Viewers: in countries Watching now:
InDesign FX is a collection of self-contained effects projects designed to be completed in ten minutes or less. Taught by expert Mike Rankin, the series explores every aspect of InDesign's graphic effects capabilities through real-world examples, all without relying on Photoshop or Illustrator. The intent is to reveal the quick, practical, and sometimes surprising application of InDesign effects to creative projects.
Hi, I'm Mike Rankin, and welcome to InDesign FX. In this week's effect we'll see how to set text vertically so the letters are stacked one on top of another. The keys to setting text vertically is to set it on a straight vertical path and use the Type on a Path option called Stair Step. So let's see how it's done. In my document I'll create a new page by pressing Command+Shift+P or Ctrl+Shift+P, I'll press the W key so I can see my margins, and I'll take my Line Tool and click and drag while holding Shift to constrain to draw a straight vertical line inside the margins, then I'll take my Type on a Path Tool, and I'll click and drag to set endpoints.
I'll type some text, I'll make it a little larger, and center it. Now I can go to Type > Type on a Path > Options and change the Effect from Rainbow to Stair Step and click OK. Now the text is scrunched up a little bit here, so I'll track it out, and that's pretty good. But can you see the problem with it? If I look down at the word TEXT, the last letter is out of alignment with the others.
This is just sort of an artifact that comes along with the Stair Step effect. So to overcome this what I need to do is add an extra character here after the last character I want to see and then make that extra character invisible. So I'll take my Type on a Path Tool, click in here, and I'll just add a Period. I'll select that Period, which I don't really want to see, go up to my Control Panel, and set the Fill to None. That pushes the T back into alignment with the rest of the letters. I'll zoom out, and I'll also remove the stroke on my vertical line.
And there's my vertical text. So I can also enhance it by adding a background color. I'll create a large frame, fill it with black, send it to the back by pressing Command+Shift+Left Bracket or Ctrl+Shift+Left Bracket, I'll lock it by pressing Command+L or Ctrl+L, and then I'll drag over to select my text, and in the Swatches Panel select my text formatting and change it to green. And remember, I have to change the fill of that last object to None, so I'll double-click, select it, and set the Fill to None.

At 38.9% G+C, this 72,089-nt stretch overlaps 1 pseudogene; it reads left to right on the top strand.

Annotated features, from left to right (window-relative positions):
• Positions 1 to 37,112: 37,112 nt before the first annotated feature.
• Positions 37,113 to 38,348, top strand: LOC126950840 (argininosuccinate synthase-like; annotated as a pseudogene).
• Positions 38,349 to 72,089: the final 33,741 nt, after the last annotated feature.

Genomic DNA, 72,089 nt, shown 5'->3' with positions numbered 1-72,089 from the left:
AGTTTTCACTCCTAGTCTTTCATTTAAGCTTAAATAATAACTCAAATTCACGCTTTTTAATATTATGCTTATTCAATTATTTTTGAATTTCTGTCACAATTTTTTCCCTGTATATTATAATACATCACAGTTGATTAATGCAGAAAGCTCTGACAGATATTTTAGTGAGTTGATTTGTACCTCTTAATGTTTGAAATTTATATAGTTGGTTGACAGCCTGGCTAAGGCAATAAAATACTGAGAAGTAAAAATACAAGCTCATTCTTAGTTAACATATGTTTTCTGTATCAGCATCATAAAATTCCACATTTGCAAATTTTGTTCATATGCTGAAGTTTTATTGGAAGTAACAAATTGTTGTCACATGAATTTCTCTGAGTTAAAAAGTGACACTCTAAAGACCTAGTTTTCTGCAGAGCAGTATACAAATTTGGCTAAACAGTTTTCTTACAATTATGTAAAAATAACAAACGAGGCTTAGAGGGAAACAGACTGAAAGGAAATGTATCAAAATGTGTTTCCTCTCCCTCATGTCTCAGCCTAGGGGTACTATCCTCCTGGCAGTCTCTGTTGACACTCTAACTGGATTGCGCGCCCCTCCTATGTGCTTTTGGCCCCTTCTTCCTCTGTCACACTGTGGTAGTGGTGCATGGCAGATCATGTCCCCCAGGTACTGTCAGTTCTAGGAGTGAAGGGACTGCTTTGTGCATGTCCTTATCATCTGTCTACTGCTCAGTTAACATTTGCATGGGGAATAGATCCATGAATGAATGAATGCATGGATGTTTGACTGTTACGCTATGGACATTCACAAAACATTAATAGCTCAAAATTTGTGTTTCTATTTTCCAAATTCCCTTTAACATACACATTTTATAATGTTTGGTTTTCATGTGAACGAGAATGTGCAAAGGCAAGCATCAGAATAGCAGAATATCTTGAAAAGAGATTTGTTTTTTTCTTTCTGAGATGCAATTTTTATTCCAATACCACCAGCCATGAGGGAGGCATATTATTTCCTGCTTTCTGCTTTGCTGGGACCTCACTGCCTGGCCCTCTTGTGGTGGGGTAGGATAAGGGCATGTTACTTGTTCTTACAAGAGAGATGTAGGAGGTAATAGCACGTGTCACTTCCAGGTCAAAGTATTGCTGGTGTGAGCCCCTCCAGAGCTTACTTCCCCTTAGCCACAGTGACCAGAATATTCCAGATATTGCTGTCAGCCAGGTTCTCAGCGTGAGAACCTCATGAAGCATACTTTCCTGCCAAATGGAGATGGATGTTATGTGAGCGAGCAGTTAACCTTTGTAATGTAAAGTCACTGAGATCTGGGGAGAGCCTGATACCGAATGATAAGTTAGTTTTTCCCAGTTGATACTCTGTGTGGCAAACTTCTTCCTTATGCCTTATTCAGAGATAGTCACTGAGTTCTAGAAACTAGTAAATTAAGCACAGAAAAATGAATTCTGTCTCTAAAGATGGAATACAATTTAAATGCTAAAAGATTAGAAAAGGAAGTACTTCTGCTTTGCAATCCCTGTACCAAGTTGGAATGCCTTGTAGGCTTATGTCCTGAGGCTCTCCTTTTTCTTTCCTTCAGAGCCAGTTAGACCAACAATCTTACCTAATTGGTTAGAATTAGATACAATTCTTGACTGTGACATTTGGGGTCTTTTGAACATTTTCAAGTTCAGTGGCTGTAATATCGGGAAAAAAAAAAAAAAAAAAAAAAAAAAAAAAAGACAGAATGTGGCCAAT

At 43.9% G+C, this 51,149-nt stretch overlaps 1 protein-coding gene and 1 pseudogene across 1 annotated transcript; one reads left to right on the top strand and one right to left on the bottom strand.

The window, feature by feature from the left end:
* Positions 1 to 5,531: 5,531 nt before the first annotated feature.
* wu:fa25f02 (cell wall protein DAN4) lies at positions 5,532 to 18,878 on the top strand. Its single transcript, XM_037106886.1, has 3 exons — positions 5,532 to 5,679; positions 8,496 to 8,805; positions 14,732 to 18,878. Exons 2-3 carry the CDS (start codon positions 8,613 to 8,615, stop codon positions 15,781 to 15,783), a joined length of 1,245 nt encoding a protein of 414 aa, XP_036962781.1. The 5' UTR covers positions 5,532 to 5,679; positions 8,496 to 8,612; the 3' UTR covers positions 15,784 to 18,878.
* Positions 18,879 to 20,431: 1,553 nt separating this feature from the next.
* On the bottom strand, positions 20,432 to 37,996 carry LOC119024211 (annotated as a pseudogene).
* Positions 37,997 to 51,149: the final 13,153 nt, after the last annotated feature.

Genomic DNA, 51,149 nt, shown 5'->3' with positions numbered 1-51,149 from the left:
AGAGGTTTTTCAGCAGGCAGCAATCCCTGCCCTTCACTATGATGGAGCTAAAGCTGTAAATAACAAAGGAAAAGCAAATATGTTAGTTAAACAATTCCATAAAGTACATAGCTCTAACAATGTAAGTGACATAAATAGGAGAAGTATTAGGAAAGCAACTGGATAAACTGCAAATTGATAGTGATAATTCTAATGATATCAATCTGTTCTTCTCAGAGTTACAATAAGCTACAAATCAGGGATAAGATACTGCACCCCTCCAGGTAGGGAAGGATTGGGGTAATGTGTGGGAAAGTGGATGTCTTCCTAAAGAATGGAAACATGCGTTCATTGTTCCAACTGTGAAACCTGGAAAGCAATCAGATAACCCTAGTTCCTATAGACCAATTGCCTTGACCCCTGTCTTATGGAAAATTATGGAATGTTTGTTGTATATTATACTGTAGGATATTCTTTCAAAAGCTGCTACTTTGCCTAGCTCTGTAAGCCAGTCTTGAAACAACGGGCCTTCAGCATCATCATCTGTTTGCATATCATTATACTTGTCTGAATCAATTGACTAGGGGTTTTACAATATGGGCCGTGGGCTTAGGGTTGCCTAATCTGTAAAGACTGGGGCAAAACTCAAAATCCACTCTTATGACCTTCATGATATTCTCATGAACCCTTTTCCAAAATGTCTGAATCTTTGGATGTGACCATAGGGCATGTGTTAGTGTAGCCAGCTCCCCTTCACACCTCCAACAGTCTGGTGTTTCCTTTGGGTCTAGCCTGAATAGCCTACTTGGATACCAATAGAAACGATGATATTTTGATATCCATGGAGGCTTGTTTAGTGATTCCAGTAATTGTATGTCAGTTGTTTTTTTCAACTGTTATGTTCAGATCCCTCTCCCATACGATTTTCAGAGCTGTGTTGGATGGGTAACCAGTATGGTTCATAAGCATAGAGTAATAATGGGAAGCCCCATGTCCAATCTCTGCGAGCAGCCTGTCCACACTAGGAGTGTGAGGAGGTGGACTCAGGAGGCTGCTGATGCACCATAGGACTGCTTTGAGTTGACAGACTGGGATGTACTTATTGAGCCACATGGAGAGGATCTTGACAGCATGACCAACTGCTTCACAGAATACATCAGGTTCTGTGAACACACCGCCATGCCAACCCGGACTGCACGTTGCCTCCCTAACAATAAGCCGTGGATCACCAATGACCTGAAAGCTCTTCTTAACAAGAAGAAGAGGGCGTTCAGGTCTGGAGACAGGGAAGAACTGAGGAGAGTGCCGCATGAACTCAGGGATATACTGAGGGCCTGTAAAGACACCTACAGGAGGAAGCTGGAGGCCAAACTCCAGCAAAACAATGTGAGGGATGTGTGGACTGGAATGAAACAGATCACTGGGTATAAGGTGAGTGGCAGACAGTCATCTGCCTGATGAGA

I'll press W to preview, and there's my vertical text. In this video we saw how to set text vertically by placing it on a straight vertical path and using the Type on a Path option called Stair Step. And remember, it's also necessary to add one extra invisible character at the end of the text to keep things aligned. I'm Mike Rankin, and I'll be back in two weeks. Thanks for watching.
Find answers to the most frequently asked questions about InDesign FX .
Here are the FAQs that matched your search "" :
Sorry, there are no matches for your search "" —to search again, type in another word or phrase and click search.
Access exercise files from a button right under the course name.
Search within course videos and transcripts, and jump right to the results.
Remove icons showing you already watched videos if you want to start over.
Make the video wide, narrow, full-screen, or pop the player out of the page into its own window.
Click on text in the transcript to jump to that spot in the video. As the video plays, the relevant spot in the transcript will be highlighted.